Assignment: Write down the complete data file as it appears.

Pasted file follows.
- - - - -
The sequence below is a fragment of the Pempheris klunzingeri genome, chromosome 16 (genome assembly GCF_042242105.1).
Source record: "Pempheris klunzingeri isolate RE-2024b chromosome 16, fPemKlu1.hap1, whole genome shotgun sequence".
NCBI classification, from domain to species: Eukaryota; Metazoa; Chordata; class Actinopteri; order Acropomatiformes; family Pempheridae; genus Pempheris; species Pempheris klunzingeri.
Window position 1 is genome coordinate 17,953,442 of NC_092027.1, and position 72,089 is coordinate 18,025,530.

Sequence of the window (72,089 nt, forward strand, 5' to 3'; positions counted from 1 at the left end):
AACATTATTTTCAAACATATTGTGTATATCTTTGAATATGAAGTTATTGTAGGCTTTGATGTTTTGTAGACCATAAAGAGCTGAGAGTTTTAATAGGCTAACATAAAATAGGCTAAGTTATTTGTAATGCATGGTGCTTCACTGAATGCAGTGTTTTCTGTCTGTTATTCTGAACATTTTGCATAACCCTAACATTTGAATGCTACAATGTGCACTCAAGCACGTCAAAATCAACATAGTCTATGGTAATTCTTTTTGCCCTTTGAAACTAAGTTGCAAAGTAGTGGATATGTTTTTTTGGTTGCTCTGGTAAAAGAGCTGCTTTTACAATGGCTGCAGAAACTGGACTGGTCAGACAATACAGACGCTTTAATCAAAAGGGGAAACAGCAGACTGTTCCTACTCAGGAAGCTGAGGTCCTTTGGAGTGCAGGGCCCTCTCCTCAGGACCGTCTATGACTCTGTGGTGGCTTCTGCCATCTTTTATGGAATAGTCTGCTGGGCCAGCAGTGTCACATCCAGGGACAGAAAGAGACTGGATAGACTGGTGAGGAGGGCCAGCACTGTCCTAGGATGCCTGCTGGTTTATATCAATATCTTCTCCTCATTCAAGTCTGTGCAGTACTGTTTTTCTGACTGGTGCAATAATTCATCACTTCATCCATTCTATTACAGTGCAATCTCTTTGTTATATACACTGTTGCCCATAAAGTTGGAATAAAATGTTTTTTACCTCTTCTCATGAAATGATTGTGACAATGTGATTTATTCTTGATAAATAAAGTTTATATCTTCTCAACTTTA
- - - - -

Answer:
The sequence below is a fragment of the Pempheris klunzingeri genome, chromosome 16 (genome assembly GCF_042242105.1).
Source record: "Pempheris klunzingeri isolate RE-2024b chromosome 16, fPemKlu1.hap1, whole genome shotgun sequence".
NCBI classification, from domain to species: Eukaryota; Metazoa; Chordata; class Actinopteri; order Acropomatiformes; family Pempheridae; genus Pempheris; species Pempheris klunzingeri.
Window position 1 is genome coordinate 17,953,442 of NC_092027.1, and position 72,089 is coordinate 18,025,530.

Sequence of the window (72,089 nt, forward strand, 5' to 3'; positions counted from 1 at the left end):
AACATTATTTTCAAACATATTGTGTATATCTTTGAATATGAAGTTATTGTAGGCTTTGATGTTTTGTAGACCATAAAGAGCTGAGAGTTTTAATAGGCTAACATAAAATAGGCTAAGTTATTTGTAATGCATGGTGCTTCACTGAATGCAGTGTTTTCTGTCTGTTATTCTGAACATTTTGCATAACCCTAACATTTGAATGCTACAATGTGCACTCAAGCACGTCAAAATCAACATAGTCTATGGTAATTCTTTTTGCCCTTTGAAACTAAGTTGCAAAGTAGTGGATATGTTTTTTTGGTTGCTCTGGTAAAAGAGCTGCTTTTACAATGGCTGCAGAAACTGGACTGGTCAGACAATACAGACGCTTTAATCAAAAGGGGAAACAGCAGACTGTTCCTACTCAGGAAGCTGAGGTCCTTTGGAGTGCAGGGCCCTCTCCTCAGGACCGTCTATGACTCTGTGGTGGCTTCTGCCATCTTTTATGGAATAGTCTGCTGGGCCAGCAGTGTCACATCCAGGGACAGAAAGAGACTGGATAGACTGGTGAGGAGGGCCAGCACTGTCCTAGGATGCCTGCTGGTTTATATCAATATCTTCTCCTCATTCAAGTCTGTGCAGTACTGTTTTTCTGACTGGTGCAATAATTCATCACTTCATCCATTCTATTACAGTGCAATCTCTTTGTTATATACACTGTTGCCCATAAAGTTGGAATAAAATGTTTTTTACCTCTTCTCATGAAATGATTGTGACAATGTGATTTATTCTTGATAAATAAAGTTTATATCTTCTCAACTTTA